Rob Stock: Slippery slope of the friction-free consumer age

Without enough friction, it's easy to slip up.

Without enough friction, it's easy to slip up.

I'm undergoing a terrible ordeal in my battle with frittering.

My workplace has moved into a super-modern office on top of a supermarket.

It is now dangerously easy to put a thought like: "I fancy a sausage roll" into action.

Adding friction can be sensible. In Europe, winters call for the 'salting' of the streets to make sure there's ...

Adding friction can be sensible. In Europe, winters call for the 'salting' of the streets to make sure there's sufficient friction for walkers to keep their feet.

Thoughts like: "Mmh, I fancy a double chocolate stout tonight" are coming with greater frequency now I spend my days over a nice beer selection.

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I have experienced a massive decrease in what a retailer would call "friction", which is shopping industry jargon for the difficulty of buying something.

The greater the friction, the less money people spend, so the harder retailers work to get rid of it.

When I was a nipper, it was hard to spend money. No-one had credit cards. Shops shut early, and didn't open on Sundays.

Once the closed sign was up, you couldn't buy anything. The internet had been invented, but you couldn't shop on it.

These days shops your lounge is a shopping mall whenever there's a screen open. If you are awake, you can shop.

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Even the action of buying has lost friction.

Writing out cheques and counting out cash have largely gone. These days PINs often don't even need entering. If you're too lazy to get a card out, just wave your wallet at the terminal.

As friction diminishes, people need more willpower and anti-consumer defence strategies.

Here are some of mine.

Willful ignorance: I virtually stopped watching TV years' ago, so I don't see much advertising. I'm squeamish about violence, and bored by reality shows. I know less than I used to about things I could buy. As a result, I don't yearn for them. Cutting screen time reduces consumer pressure.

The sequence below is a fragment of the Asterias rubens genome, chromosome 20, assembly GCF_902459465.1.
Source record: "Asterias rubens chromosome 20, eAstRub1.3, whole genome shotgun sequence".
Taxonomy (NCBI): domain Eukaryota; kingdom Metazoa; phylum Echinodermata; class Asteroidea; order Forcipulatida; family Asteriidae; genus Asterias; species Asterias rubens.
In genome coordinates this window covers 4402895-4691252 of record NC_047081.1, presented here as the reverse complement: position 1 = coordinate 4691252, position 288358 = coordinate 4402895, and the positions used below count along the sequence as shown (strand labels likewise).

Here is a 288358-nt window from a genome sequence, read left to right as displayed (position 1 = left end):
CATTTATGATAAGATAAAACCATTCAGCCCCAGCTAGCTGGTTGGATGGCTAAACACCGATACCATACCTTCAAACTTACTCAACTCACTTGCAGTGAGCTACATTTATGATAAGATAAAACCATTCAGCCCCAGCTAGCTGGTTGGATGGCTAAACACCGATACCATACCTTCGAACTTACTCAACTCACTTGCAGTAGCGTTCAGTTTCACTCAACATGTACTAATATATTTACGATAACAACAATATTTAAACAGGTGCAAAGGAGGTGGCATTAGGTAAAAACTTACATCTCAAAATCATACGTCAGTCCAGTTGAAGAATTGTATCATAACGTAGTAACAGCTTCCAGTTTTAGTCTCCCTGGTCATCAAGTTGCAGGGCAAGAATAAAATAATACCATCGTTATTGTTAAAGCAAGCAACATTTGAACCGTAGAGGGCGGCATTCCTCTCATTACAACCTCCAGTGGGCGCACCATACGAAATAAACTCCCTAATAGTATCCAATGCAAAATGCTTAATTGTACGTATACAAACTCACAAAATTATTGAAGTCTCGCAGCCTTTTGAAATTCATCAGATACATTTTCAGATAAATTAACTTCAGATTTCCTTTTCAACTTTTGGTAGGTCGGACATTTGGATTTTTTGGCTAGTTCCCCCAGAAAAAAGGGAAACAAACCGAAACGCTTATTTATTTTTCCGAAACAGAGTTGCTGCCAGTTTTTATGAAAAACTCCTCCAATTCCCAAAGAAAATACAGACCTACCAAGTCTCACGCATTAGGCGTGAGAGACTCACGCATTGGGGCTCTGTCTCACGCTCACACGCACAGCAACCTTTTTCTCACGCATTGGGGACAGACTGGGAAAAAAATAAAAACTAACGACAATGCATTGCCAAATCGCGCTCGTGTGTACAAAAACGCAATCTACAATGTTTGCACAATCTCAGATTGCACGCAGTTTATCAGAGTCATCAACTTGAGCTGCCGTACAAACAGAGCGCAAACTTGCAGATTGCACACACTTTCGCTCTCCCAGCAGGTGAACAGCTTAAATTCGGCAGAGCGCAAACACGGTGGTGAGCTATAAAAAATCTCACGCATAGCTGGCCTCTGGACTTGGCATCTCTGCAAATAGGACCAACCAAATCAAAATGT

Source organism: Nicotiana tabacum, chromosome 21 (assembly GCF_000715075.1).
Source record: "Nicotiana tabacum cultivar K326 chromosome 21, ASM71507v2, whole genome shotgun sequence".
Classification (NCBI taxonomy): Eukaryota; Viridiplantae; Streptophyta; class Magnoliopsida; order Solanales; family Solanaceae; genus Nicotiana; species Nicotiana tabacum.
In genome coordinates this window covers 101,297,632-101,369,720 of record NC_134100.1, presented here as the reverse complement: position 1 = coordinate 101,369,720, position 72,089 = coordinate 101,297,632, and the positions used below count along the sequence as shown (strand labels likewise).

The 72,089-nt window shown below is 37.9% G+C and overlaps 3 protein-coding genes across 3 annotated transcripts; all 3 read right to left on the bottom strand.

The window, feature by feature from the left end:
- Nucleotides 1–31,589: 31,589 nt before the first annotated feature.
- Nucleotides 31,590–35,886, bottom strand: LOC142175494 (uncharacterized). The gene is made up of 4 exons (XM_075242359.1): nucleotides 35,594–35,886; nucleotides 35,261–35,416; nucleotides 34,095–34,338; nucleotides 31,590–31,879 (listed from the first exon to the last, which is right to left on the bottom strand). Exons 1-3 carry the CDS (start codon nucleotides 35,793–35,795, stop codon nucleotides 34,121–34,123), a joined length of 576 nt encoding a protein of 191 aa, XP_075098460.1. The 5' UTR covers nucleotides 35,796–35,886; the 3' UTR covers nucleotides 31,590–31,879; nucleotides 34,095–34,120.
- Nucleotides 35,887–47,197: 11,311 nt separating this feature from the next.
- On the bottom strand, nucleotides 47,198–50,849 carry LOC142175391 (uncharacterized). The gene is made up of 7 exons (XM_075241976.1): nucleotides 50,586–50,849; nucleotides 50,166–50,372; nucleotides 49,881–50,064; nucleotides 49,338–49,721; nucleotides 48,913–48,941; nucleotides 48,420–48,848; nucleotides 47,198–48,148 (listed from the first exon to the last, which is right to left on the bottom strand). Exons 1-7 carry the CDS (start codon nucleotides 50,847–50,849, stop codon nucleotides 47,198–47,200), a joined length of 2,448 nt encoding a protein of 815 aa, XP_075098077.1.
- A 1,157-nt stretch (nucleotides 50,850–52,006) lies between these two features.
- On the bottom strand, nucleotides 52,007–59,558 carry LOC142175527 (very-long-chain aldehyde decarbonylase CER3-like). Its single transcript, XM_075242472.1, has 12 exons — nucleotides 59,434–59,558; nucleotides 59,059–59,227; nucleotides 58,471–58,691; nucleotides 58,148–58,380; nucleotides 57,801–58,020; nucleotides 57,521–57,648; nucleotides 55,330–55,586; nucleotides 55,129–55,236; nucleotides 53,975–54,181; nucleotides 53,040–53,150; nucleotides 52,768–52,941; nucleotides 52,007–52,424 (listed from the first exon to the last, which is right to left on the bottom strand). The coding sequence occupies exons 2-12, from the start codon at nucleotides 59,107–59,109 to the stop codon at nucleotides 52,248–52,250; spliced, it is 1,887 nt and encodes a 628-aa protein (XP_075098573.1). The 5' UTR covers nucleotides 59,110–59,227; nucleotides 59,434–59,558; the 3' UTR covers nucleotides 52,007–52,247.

Place avoidance: I dislike shopping. I detest malls. Replacing recreational shopping with more healthy pursuits (walks in the bush, trips to the beach, etc) increases willful ignorance, and physically separates you from temptation. Double win.

Big picture thinking: Do you want another shirt, or do you want a mortgage until you are 72? Fair question. Is that coffee a coffee, or is it the partial sacrifice of your early retirement? Focusing on the big uses for money makes it easier to avoid frittering.

Happiness focus: Focus on using money to bring deep happiness. Ask yourself: "Will knocking four months off the mortgage make me happier than bringing forward the purchase of a new car by a year?" Train yourself to ask the question.

Increasing personal friction: Many people do it. They leave their credit cards at home, or don't carry change, if there's a vending machine at work. They're sabotaging their ability to spend.

Joyless sneering: I know it doesn't sound very pleasant, and I don't do it out loud, but I am suspicious about the personal finances of the best-dressed, best-housed people I know. When I find myself inclined to envy, I defend myself with speculation about the state of the envied party's debts.

- Beware frictionless spending 
- Focus on spending for deep happiness
- Work on your willpower

 - Stuff

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